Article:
At the time, he was under a great deal of stress because his mother had had one leg amputated for gangrene but refused to allow doctors to remove the other diseased leg. She died a few weeks later of septicemia, gangrene of the lower extremities. Thottam admitted taking the books and told police about the stress he was under.
He failed to appear in court for the criminal matter and a bench warrant was issued. He ultimately pleaded guilty to misdemeanor petty theft but did not report the conviction to the State Bar.
In mitigation, he cooperated with the bar’s investigation and was under extreme stress. He received some mitigation for doing thousands of hours of volunteer work in support of various community and public policy causes.
RICHARD A. STAVIN [#139403], 60, of Woodland Hills was suspended for two years, stayed, placed on two years of probation with a 30-day actual suspension and was ordered to take the MPRE and prove his rehabilitation. The order took effect Oct. 31, 2008.
Stavin had used an engineering consultant as an expert witness in litigation that concluded in 2003. He had signed a written agreement with the expert and paid his fees before designating him as an expert.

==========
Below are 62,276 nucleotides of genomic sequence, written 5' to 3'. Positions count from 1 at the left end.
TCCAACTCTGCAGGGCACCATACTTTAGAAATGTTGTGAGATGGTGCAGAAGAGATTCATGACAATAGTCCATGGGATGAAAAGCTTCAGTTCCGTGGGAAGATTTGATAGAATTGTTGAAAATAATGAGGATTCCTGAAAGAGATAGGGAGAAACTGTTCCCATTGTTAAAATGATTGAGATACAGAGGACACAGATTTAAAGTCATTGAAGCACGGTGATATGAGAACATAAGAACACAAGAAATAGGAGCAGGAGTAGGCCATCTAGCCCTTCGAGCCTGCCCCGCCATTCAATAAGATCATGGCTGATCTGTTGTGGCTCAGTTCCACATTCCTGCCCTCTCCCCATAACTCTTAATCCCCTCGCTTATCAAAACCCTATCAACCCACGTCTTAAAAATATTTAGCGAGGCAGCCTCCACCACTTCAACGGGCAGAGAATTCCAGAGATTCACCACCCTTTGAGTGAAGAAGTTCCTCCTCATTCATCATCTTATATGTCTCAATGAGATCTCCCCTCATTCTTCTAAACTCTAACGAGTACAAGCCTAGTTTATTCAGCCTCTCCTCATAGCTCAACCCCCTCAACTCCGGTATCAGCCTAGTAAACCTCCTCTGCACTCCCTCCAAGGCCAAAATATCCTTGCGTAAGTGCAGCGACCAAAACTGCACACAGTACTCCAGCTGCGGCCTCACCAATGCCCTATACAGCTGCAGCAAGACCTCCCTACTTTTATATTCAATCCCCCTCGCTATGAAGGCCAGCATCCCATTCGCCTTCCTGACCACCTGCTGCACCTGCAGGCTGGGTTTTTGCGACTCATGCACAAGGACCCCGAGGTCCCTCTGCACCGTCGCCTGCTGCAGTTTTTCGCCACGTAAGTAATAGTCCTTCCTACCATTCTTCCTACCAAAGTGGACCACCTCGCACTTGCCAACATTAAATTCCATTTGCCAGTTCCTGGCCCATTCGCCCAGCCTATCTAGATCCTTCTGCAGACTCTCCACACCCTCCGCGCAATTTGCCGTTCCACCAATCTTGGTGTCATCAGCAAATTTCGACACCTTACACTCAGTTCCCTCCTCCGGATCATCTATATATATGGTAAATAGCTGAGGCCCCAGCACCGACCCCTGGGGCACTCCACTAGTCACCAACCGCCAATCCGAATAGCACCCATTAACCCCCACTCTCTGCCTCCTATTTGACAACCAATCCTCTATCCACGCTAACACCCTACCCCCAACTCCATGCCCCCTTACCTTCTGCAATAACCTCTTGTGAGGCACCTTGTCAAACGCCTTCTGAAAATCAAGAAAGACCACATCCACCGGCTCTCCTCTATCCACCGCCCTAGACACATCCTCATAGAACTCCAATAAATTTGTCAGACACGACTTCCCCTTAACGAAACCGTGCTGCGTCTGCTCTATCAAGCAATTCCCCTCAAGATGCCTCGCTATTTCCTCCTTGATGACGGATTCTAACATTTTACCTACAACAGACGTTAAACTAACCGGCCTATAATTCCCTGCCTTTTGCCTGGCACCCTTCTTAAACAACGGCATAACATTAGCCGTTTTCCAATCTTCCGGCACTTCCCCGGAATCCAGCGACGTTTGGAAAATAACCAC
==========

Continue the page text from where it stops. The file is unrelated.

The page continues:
In subsequent unrelated litigation, Stavin listed the same individual as an expert although the two had no contact and the man knew nothing about the case. Under penalty of perjury, Stavin said the expert had agreed to testify and was familiar with the action, and he summarized the anticipated testimony. His actions amounted to moral turpitude.
In mitigation, Stavin had no discipline record in 16 years of practice, he believed he would be able to retain the same expert in the second matter, he demonstrated remorse and has an exceptional reputation in the legal and general community.
RUBEN F. SANCHEZ [#118309], 52, of Santo Domingo, Dominican Republic was suspended for one year, stayed, placed on three years of probation and was ordered to make restitution. The order took effect Oct. 31, 2008.
Sanchez stipulated that he improperly entered into a business transaction with a client. He borrowed $20,000, signing a “demand note” in which he agreed to repay the amount of the loan plus 4 percent interest. He did not advise the client to seek independent legal advice prior to lending the money.